Saudi Aramco Review 2016

Lukoil ... quitting Rub Al Khali

Lukoil ... quitting Rub Al Khali

Lukoil calls time on Saudi exploration

The key bone of contention for Lukoil was how to monetise the gas, which it would have had to sell to Saudi Aramco for a fixed domestic price

Russia’s top private-sector oil producer Lukoil has quit its gas block in Saudi Arabia after years of fruitless attempts to inject fresh impetus into the project and agree favourable commercial terms. But the company says cooperation with state Saudi Aramco may continue in third countries.

Lukoil also reiterated its interest in returning to Iran, where collaboration with other Russian firms could be possible. Russian producers, including Gazprom Neft, are actively looking to strengthen strategic footholds in the Middle East.

"We are pulling out of Saudi Arabia," Lukoil President Vagit Alekperov told reporters on the sidelines of the St. Petersburg International Economic Forum, adding that Aramco would take over the wells drilled at Area A, which was being explored by their joint venture, Luksar. He says Lukoil would partially compensate Aramco for plugging the wells.

Lukoil, which entered the block in the Rub Al Khali Desert back in 2004, held 80 per cent in the joint venture, although Aramco was last year considering raising its 20 per cent stake to 50 per cent. Nine exploration wells were drilled, with only a few successful, recording tight gas finds. But the key bone of contention for Lukoil was how to monetise the gas, which it would have had to sell to Aramco for a fixed domestic price.

In a surprise move in December, Riyadh increased natural gas prices to $1.25 per million Btu after they had been at a world low of 75¢/mmBtu since 1998.

Further price hikes are in the cards, although there is no clear time frame, and this was obviously not enough to persuade Lukoil that development was economically viable. Alekperov says he discussed the Luksar divorce with Aramco chairman Khalid Al Falih, also the Saudi energy minister, in Vienna, and the two firms "agreed that we will stay partners."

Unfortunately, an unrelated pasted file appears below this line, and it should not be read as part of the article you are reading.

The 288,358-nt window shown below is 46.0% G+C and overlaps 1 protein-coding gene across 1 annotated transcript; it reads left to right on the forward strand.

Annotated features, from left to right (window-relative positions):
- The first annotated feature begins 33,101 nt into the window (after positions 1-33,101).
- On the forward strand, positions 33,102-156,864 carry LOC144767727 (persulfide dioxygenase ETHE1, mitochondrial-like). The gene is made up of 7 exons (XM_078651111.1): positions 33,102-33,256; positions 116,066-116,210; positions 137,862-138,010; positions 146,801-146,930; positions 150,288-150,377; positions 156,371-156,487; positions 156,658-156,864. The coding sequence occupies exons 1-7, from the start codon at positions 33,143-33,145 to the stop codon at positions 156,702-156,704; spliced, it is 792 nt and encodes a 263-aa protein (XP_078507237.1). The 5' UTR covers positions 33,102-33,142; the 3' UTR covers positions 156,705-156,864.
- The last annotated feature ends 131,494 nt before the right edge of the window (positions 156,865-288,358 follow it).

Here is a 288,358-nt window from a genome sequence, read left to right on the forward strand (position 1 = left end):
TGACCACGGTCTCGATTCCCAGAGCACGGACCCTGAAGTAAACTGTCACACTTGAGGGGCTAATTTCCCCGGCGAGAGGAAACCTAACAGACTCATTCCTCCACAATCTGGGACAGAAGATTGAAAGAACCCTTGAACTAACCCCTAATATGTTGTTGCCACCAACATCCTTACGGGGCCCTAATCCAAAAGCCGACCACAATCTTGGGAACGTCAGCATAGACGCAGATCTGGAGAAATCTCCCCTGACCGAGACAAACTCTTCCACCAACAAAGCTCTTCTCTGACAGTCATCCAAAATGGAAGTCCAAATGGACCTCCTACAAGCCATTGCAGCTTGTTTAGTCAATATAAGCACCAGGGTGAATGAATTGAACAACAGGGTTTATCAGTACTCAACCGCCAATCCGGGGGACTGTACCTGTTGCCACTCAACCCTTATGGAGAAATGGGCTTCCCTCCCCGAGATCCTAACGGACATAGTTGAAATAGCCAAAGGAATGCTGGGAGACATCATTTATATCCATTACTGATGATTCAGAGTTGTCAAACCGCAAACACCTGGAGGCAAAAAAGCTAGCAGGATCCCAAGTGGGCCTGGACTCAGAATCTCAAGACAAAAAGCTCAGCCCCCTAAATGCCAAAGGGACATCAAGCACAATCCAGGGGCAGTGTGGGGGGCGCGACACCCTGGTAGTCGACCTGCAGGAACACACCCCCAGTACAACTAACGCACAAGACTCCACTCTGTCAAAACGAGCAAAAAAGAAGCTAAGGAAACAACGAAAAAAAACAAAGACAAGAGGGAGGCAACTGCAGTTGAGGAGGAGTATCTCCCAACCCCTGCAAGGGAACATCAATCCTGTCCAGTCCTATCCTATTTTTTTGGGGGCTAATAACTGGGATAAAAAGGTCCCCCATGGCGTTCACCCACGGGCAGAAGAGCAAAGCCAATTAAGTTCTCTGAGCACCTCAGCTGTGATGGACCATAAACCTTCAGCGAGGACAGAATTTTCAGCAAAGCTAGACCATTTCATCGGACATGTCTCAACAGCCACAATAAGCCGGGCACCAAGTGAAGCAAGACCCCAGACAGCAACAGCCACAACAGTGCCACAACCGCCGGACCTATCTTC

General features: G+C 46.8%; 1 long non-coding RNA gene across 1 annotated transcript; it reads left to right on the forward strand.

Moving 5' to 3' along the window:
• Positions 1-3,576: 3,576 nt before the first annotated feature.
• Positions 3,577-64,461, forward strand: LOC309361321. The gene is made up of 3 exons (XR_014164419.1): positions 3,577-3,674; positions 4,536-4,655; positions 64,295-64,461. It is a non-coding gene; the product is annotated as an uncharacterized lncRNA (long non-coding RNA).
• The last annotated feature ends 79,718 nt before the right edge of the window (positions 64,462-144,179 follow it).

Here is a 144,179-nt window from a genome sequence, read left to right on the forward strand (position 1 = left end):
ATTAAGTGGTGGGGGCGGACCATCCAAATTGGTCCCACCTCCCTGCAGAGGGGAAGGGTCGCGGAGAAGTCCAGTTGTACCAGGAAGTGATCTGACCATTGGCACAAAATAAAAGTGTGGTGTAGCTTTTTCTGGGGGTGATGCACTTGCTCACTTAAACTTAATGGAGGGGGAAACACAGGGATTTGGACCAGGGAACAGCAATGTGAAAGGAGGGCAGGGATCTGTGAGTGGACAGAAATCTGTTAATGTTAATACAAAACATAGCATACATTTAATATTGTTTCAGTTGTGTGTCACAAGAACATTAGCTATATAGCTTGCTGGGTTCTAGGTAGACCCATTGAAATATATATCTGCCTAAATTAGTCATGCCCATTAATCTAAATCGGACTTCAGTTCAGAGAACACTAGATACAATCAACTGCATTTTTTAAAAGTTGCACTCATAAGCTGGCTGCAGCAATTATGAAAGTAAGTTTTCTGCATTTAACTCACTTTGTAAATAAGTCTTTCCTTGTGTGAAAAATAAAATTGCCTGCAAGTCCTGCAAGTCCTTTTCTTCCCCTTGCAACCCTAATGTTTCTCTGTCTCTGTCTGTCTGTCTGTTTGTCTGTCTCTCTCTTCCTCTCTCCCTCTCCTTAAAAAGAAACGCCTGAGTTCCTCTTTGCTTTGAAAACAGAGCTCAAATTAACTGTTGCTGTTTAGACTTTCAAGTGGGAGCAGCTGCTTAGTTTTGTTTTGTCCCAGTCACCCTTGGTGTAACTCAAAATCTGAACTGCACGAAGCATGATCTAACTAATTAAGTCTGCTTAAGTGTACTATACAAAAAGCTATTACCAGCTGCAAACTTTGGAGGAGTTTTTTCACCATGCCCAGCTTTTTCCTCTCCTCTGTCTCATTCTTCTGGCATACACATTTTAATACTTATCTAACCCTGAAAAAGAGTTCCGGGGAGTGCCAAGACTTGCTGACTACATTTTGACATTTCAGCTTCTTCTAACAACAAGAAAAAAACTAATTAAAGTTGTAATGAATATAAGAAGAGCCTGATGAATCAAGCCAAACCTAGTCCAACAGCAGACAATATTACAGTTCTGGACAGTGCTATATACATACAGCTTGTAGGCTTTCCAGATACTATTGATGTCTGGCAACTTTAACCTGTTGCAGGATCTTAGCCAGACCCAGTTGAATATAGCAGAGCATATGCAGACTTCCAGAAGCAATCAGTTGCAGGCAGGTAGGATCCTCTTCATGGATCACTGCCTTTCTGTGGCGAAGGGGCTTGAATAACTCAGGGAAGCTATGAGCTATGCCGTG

"We are interested in joint projects outside Saudi Arabia," as Al Falih wants Aramco to participate in international projects, he added. Alekperov says joint projects would be in the Middle East, while there were no plans on tie-ups in Russia.

Meanwhile, Alekperov confirmed Lukoil is still waiting for Iran to unveil a new upstream contract for foreign investors as it looks to return to the country it was forced to withdraw from because of US sanctions.

He confirmed the company’s interests in Iran do not overlap with those of Gazprom Neft, which recently says it is eyeing the Azar and Changuleh fields in the Anaran Block near the Iraqi border. Lukoil and Norway’s Statoil were working at Anaran before pulling out in 2011.

"We are not looking at Azar and Changuleh," Alekperov says. "Gazprom Neft is holding talks independently. Our fields are located on the Anaran Block, but they are not Azar and Changuleh."

"Plus, we are looking at two big fields in the central part of Iran," he adds.

Asked whether there might be cooperation between Russian firms in the Islamic republic, Alekperov says Lukoil was "open to setting up consortia" and ready to join forces with other Russian companies interested in Iran but first needs to see the new upstream contract.

Asked the same question, Gazprom Neft boss Alexander Dyukov replied: "Everything is possible."

Alekperov was also quoted as saying Lukoil had agreed that, starting next year, it may take 4 million-6 million tons (80,300-120,600 barrels per day) of Iranian crude to supply its refineries.

Sources confirmed Lukoil’s trading arm, Litasco, earlier this year sent one cargo of Iranian crude to the company’s Isab refinery in Italy.




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